Since the Brexit vote in the referendum, sterling has been falling. It is now at a 31-year low against the US dollar. From 23 June to 6 July it depreciated by 12.9% against the US dollar, 10.7% against the euro and 17.0% against the yen. The trade-weighted sterling exchange rate index depreciated by 11.6%.
Why has this happened? Partly it reflects a decline in confidence in the UK economy by investors; partly it is in response to policy measures, actual and anticipated, by the Bank of England.
As far as investors are concerned, the anticipation is that there will be net direct investment outflows from the UK. This is because some companies in the UK are considering relocating part or all of their business from the UK to elsewhere in Europe. For example, EasyJet is drawing up plans to move its headquarters to continental Europe. It is also because investors believe that foreign direct investment in the UK is likely to fall as companies prefer to invest elsewhere, such as Ireland or Germany.
Thus although the effect of net direct investment outflows (or reductions in net inflows) will be on the long-term investment part of the financial account of the balance of payments, the immediate effect is felt on the short-term financial flows part of the account as investors anticipate such moves and the consequent fall in sterling.
As far as monetary policy is concerned, the fall in sterling is in response to four things announced or signalled by Mark Carney at recent news conferences (see Monetary and fiscal policies – a U-turn or keeping the economy on track?).
First is the anticipated fall in Bank Rate at the next meeting of the Monetary Policy Committee on 13/14 July. Second is the possibility of further quantitative easing (QE). Third is an additional £250bn of liquidity that the Bank is prepared to provide through its normal open-market operations. Fourth is the easing of capital requirements on banks (reducing the countercyclical buffer from 0.5% to 0%), which would allow additional lending by banks of up to £150bn.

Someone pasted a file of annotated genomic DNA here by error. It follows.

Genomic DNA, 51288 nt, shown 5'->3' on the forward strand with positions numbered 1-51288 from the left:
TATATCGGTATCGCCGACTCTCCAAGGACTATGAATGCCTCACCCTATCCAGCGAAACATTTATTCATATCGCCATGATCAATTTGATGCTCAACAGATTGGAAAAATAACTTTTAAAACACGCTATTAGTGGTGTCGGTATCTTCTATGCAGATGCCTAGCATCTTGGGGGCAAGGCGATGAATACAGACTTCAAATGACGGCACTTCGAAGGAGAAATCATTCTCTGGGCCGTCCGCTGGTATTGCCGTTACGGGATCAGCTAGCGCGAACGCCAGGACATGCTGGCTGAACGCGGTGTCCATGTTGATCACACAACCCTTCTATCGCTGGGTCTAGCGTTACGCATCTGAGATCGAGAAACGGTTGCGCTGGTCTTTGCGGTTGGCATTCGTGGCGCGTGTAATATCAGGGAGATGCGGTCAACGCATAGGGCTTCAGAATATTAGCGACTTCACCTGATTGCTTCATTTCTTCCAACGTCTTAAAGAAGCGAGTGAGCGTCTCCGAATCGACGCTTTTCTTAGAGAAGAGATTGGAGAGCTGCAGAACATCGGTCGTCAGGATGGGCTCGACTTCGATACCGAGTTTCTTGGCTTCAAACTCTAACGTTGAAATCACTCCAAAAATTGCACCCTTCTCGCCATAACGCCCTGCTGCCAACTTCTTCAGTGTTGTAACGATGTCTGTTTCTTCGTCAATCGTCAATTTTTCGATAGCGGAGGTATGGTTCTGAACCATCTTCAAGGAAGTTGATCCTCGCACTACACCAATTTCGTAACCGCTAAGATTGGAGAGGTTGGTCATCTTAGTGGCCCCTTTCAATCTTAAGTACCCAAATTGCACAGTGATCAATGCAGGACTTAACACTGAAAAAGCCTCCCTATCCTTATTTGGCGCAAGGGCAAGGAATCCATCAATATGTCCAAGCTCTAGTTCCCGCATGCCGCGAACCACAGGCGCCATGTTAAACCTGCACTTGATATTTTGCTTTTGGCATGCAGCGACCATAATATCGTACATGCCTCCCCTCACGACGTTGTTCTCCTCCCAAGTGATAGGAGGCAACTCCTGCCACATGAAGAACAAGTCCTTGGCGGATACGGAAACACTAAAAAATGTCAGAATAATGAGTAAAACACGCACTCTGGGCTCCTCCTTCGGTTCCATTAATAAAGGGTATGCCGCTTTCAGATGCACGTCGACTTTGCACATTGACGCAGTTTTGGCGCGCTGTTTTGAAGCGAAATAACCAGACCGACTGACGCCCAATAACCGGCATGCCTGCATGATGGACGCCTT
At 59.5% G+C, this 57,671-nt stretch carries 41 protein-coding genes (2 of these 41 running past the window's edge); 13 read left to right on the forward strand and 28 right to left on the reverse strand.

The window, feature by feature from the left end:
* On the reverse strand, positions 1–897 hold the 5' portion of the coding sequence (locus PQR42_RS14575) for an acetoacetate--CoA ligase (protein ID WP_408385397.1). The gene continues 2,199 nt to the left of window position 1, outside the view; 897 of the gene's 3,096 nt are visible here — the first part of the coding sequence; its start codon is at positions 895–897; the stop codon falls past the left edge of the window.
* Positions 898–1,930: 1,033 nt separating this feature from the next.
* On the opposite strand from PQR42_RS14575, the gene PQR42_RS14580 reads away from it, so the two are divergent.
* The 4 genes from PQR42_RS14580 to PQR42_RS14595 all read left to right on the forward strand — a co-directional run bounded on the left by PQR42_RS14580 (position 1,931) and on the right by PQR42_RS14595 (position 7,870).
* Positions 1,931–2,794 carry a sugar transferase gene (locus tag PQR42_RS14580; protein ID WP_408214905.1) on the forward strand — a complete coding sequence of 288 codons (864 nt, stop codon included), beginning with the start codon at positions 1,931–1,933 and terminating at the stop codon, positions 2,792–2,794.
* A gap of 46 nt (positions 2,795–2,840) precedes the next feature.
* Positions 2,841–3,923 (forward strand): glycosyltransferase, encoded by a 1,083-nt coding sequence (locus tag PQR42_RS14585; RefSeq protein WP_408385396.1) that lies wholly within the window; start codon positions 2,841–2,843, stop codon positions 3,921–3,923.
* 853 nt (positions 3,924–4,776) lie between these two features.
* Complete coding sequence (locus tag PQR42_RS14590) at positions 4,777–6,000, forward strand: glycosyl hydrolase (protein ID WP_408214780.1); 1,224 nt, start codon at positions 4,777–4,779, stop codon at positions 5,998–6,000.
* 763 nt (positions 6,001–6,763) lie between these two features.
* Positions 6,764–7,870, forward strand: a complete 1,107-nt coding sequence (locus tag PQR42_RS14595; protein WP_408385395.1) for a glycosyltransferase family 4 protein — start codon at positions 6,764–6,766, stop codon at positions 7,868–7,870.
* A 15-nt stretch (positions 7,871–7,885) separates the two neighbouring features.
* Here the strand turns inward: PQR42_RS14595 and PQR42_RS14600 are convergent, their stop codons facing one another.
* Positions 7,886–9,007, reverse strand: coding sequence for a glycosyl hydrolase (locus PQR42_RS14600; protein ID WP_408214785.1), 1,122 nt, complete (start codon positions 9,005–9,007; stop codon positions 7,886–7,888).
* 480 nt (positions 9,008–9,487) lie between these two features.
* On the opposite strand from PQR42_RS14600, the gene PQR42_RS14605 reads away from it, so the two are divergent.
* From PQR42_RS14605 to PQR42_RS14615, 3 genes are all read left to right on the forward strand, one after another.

Lower interest rates, additional liquidity and further QE would all increase the supply of sterling on the foreign exchange markets. The anticipation of this, plus the anticipation of lower interest rates, would decrease the demand for sterling. The effect of these supply and demand changes is a fall in the exchange rate.
But is a fall in the exchange rate a ‘good thing’? As far as consumers are concerned, the answer is no. Imports will be more expensive, as will foreign holidays. People’s pounds will buy less of things priced in foreign currency and thus people will be poorer.
As far as exporters are concerned, however, the foreign currency they earn will exchange into more pounds than before. Their sterling revenues, therefore, are likely to increase. They might also choose to reduce the foreign currency price of exports, thereby increasing the quantity sold – the amount depending on the price elasticity of demand. The increase in exports and reduction in imports will help to reduce the current account deficit and also boost aggregate demand.
Pound slumps to 31-year low following Brexit vote The Guardian, Katie Allen , Jill Treanor and Simon Goodley (24/6/16)
Sterling’s post-Brexit fall is biggest loss in a hard currency Reuters, Jamie McGeever (7/7/16)
Brexit Accelerates the British Pound’s 100 Years of Debasement Bloomberg, Simon Kennedy and Lukanyo Mnyanda (5/7/16)
Pound sterling falls below $1.31 hitting new 31-year low Independent, Hazel Sheffield (5/7/16)
Viewpoints: How low will sterling go? BBC News, Leisha Chi (6/7/16)
How low will the pound fall? Financial Times (7/7/16)
Allianz’s El-Erian says UK must urgently get its act together or dollar parity could beckon Reuters, Guy Faulconbridge (7/7/16)
What does a falling pound mean for the British economy? The Telegraph, Peter Spence (6/7/16)
- What determines how much the exchange rate depreciates for a given shift in the demand for sterling or the supply of sterling?
- Why might the short-term effects on exchange rates of the Brexit vote be different from the long-term effects?
- Why has the pound depreciated by different amounts against different currencies?
- What are likely to be the effects on the financial and current accounts of the balance of payments of the Bank of England’s measures?
- Find out what has happened to business confidence since the Brexit vote. What effect does the level of confidence have on the exchange rate and why?